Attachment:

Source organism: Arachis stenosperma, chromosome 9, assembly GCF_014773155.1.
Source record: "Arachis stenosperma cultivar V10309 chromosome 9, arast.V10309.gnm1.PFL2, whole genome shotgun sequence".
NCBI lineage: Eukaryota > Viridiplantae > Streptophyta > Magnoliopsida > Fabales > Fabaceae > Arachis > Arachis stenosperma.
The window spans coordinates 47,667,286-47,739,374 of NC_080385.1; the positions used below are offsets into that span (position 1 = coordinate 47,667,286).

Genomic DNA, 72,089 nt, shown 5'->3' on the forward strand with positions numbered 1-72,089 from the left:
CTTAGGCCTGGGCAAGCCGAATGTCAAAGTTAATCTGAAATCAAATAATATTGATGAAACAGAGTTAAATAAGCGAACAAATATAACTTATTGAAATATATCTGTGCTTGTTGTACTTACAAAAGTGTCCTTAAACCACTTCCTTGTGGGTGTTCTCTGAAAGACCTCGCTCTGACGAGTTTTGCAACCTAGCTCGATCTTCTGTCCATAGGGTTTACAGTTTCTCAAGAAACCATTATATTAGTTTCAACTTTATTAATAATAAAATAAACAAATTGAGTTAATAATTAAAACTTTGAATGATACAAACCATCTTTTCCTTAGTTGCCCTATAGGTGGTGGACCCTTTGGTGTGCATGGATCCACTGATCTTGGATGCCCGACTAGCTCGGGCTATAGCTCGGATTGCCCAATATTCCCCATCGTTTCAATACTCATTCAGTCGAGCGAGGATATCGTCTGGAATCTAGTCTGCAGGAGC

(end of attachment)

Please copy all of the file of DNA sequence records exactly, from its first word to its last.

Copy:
Source organism: Arachis stenosperma, chromosome 9, assembly GCF_014773155.1.
Source record: "Arachis stenosperma cultivar V10309 chromosome 9, arast.V10309.gnm1.PFL2, whole genome shotgun sequence".
NCBI lineage: Eukaryota > Viridiplantae > Streptophyta > Magnoliopsida > Fabales > Fabaceae > Arachis > Arachis stenosperma.
The window spans coordinates 47,667,286-47,739,374 of NC_080385.1; the positions used below are offsets into that span (position 1 = coordinate 47,667,286).

Genomic DNA, 72,089 nt, shown 5'->3' on the forward strand with positions numbered 1-72,089 from the left:
CTTAGGCCTGGGCAAGCCGAATGTCAAAGTTAATCTGAAATCAAATAATATTGATGAAACAGAGTTAAATAAGCGAACAAATATAACTTATTGAAATATATCTGTGCTTGTTGTACTTACAAAAGTGTCCTTAAACCACTTCCTTGTGGGTGTTCTCTGAAAGACCTCGCTCTGACGAGTTTTGCAACCTAGCTCGATCTTCTGTCCATAGGGTTTACAGTTTCTCAAGAAACCATTATATTAGTTTCAACTTTATTAATAATAAAATAAACAAATTGAGTTAATAATTAAAACTTTGAATGATACAAACCATCTTTTCCTTAGTTGCCCTATAGGTGGTGGACCCTTTGGTGTGCATGGATCCACTGATCTTGGATGCCCGACTAGCTCGGGCTATAGCTCGGATTGCCCAATATTCCCCATCGTTTCAATACTCATTCAGTCGAGCGAGGATATCGTCTGGAATCTAGTCTGCAGGAGC